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The Effects of Home-Based Pilates in Healthy College-Aged Women

Donahoe-Fillmore, Betsy PT, PhD, PCS; Fisher, Mary Insana PT, PhD, OCS, CLT; Brahler, C. Jayne PhD

Journal of Women’s Health Physical Therapy: May/August 2015 - Volume 39 - Issue 2 - p 83–94
doi: 10.1097/JWH.0000000000000031
Research Reports

Objectives: To quantify and determine the effects of Pilates on core endurance, hamstring flexibility, balance, body composition/mass, and perceived stress level in healthy college-aged women.

Study Design: Randomized controlled trial design.

Background: Emerging research on the Pilates technique is inconclusive regarding benefits to core endurance, flexibility, balance, body mass, and perceived stress.

Methods and Measures: Female college students (n = 57; 18-35 years old) were randomly assigned to a Pilates group, who exercised at home with a DVD, or a control group who did not engage in Pilates practice. Core endurance, hamstring flexibility, balance, body composition, and stress measurements were taken at baseline and at 10 weeks.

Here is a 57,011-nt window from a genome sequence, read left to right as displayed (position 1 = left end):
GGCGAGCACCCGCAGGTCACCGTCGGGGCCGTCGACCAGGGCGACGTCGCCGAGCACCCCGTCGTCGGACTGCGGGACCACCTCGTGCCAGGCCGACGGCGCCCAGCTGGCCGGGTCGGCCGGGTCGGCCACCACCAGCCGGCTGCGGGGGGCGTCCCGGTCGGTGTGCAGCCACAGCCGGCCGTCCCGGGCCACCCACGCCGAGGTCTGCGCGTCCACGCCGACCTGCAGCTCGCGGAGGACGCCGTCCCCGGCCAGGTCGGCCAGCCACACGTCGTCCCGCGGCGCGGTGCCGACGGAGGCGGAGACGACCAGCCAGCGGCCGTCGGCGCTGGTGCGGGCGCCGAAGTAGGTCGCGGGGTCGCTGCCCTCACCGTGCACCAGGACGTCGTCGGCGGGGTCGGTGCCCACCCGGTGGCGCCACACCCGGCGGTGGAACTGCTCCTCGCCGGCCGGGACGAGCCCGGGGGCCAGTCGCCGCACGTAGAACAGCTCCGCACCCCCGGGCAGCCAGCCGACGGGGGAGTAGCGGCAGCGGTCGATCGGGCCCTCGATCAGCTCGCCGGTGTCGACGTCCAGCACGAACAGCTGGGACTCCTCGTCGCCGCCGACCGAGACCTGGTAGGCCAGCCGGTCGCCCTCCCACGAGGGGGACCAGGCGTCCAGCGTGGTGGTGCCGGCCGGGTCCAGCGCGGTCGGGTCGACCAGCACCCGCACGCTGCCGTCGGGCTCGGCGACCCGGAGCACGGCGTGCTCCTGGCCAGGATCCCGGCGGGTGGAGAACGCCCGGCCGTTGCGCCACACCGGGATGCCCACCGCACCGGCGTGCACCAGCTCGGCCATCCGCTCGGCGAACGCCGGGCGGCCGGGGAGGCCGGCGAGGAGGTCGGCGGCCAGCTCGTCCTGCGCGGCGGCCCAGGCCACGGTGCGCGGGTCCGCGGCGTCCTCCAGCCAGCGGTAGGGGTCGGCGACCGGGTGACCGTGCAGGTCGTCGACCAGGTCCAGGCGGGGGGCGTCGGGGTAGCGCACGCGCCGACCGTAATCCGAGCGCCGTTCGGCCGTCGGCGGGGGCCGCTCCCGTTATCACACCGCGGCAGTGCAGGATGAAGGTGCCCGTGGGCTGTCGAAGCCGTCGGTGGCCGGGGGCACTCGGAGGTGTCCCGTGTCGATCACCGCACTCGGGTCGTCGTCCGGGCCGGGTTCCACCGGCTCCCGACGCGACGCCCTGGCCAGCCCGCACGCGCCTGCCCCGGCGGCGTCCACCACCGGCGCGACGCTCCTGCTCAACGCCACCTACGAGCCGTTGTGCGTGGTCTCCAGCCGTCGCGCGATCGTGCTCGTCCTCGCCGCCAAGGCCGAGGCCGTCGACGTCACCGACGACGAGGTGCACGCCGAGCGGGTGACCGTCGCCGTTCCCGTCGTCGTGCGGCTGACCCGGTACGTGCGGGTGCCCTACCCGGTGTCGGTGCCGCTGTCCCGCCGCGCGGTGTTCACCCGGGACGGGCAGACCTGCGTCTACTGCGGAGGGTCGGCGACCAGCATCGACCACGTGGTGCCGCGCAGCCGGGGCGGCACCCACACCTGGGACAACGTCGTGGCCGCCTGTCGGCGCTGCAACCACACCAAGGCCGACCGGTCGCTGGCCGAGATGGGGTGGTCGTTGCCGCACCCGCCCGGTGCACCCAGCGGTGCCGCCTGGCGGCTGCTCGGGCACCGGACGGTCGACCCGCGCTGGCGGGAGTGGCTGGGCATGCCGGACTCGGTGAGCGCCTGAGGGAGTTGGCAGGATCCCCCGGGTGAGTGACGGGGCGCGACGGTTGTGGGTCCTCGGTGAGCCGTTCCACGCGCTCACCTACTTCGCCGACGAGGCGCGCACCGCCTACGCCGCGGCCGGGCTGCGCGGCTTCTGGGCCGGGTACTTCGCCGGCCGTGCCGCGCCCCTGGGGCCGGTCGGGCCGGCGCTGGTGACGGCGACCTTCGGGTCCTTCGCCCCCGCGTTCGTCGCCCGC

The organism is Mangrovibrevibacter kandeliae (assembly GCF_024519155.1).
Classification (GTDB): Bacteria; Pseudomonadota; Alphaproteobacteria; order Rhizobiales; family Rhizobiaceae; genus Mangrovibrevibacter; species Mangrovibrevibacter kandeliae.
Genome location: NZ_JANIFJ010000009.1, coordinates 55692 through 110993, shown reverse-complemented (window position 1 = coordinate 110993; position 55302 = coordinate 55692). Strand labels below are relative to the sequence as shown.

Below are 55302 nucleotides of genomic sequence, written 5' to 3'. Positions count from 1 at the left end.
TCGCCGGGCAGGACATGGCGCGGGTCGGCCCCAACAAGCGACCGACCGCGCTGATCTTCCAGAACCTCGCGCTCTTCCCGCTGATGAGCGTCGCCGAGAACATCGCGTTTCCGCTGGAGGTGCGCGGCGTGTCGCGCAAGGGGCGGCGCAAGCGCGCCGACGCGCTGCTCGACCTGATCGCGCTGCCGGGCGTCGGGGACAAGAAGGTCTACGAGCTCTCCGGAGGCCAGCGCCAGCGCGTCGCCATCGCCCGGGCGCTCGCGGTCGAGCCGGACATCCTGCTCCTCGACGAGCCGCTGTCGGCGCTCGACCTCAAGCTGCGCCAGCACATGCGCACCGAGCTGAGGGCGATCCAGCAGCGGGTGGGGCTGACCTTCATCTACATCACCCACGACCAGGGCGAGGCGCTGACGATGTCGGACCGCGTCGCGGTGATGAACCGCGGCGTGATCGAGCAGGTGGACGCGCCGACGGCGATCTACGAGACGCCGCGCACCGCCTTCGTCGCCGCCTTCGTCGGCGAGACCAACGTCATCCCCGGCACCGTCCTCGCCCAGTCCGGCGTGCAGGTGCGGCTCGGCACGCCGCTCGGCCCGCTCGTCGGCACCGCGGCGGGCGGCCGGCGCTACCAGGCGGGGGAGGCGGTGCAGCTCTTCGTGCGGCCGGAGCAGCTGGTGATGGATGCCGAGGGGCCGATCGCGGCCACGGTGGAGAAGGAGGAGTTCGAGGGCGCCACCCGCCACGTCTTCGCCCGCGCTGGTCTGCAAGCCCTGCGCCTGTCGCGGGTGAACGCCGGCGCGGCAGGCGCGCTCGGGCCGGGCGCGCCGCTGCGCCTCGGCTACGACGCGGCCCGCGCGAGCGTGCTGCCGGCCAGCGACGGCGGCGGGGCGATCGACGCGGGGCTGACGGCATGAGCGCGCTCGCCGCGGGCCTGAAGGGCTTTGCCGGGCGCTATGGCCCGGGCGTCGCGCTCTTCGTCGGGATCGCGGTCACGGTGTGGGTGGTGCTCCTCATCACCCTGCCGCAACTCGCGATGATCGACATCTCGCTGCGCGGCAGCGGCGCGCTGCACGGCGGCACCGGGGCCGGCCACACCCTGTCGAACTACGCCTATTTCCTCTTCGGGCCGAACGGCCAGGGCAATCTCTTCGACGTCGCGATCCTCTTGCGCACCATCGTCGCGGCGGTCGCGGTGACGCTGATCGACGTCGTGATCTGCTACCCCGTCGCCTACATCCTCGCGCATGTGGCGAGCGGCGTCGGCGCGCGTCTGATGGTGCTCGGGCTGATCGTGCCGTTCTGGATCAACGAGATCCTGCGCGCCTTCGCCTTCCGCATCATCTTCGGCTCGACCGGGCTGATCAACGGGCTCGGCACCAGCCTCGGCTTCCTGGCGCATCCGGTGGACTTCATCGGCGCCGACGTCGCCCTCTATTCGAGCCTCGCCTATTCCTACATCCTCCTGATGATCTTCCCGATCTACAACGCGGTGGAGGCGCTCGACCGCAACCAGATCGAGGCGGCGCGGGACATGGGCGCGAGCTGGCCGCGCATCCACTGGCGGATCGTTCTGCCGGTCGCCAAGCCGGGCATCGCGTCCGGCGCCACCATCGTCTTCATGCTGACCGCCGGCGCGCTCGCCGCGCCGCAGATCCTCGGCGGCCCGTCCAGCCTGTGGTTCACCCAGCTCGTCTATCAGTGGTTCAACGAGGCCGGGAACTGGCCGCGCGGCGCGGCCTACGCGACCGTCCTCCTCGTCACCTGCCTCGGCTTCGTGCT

Results: There was a statistically significant difference between groups for multidirectional standing reach test results, specifically reaching to the right, and right hamstring flexibility.

Conclusion: Pilates practice resulted in gains in balance and hamstring flexibility among college-aged women. Limitations in this study, including the unknown level of activity of the control group, warrant further investigation. Additional research is needed to determine whether Pilates has a significant effect on core endurance, body composition, and perceived stress level.

Doctor of Physical Therapy Program, University of Dayton, Dayton, Ohio.

Conflicts of interest and source of funding: None declared.

Copyright © 2015 by the Section on Women's Health, American Physical Therapy Association.
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